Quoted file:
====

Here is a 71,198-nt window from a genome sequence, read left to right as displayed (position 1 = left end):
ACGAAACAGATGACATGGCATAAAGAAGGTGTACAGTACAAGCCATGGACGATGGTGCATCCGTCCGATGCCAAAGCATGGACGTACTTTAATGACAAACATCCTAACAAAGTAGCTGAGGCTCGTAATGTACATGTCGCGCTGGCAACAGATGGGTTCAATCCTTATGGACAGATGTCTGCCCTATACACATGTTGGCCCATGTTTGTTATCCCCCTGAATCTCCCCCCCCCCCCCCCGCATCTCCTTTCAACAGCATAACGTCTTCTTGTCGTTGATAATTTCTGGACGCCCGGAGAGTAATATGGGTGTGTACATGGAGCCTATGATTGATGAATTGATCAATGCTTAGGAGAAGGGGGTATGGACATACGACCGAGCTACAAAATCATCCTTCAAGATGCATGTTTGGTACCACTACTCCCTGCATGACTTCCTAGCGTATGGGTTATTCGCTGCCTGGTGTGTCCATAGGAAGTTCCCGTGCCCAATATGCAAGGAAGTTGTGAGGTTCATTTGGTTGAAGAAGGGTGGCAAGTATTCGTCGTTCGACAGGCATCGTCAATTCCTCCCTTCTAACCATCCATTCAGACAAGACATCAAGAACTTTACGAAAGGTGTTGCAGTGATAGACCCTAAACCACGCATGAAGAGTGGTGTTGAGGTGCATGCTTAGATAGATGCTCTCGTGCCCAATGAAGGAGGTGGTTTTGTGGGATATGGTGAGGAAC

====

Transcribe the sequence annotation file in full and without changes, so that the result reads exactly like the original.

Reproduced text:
Here is a 71,198-nt window from a genome sequence, read left to right as displayed (position 1 = left end):
ACGAAACAGATGACATGGCATAAAGAAGGTGTACAGTACAAGCCATGGACGATGGTGCATCCGTCCGATGCCAAAGCATGGACGTACTTTAATGACAAACATCCTAACAAAGTAGCTGAGGCTCGTAATGTACATGTCGCGCTGGCAACAGATGGGTTCAATCCTTATGGACAGATGTCTGCCCTATACACATGTTGGCCCATGTTTGTTATCCCCCTGAATCTCCCCCCCCCCCCCCCGCATCTCCTTTCAACAGCATAACGTCTTCTTGTCGTTGATAATTTCTGGACGCCCGGAGAGTAATATGGGTGTGTACATGGAGCCTATGATTGATGAATTGATCAATGCTTAGGAGAAGGGGGTATGGACATACGACCGAGCTACAAAATCATCCTTCAAGATGCATGTTTGGTACCACTACTCCCTGCATGACTTCCTAGCGTATGGGTTATTCGCTGCCTGGTGTGTCCATAGGAAGTTCCCGTGCCCAATATGCAAGGAAGTTGTGAGGTTCATTTGGTTGAAGAAGGGTGGCAAGTATTCGTCGTTCGACAGGCATCGTCAATTCCTCCCTTCTAACCATCCATTCAGACAAGACATCAAGAACTTTACGAAAGGTGTTGCAGTGATAGACCCTAAACCACGCATGAAGAGTGGTGTTGAGGTGCATGCTTAGATAGATGCTCTCGTGCCCAATGAAGGAGGTGGTTTTGTGGGATATGGTGAGGAAC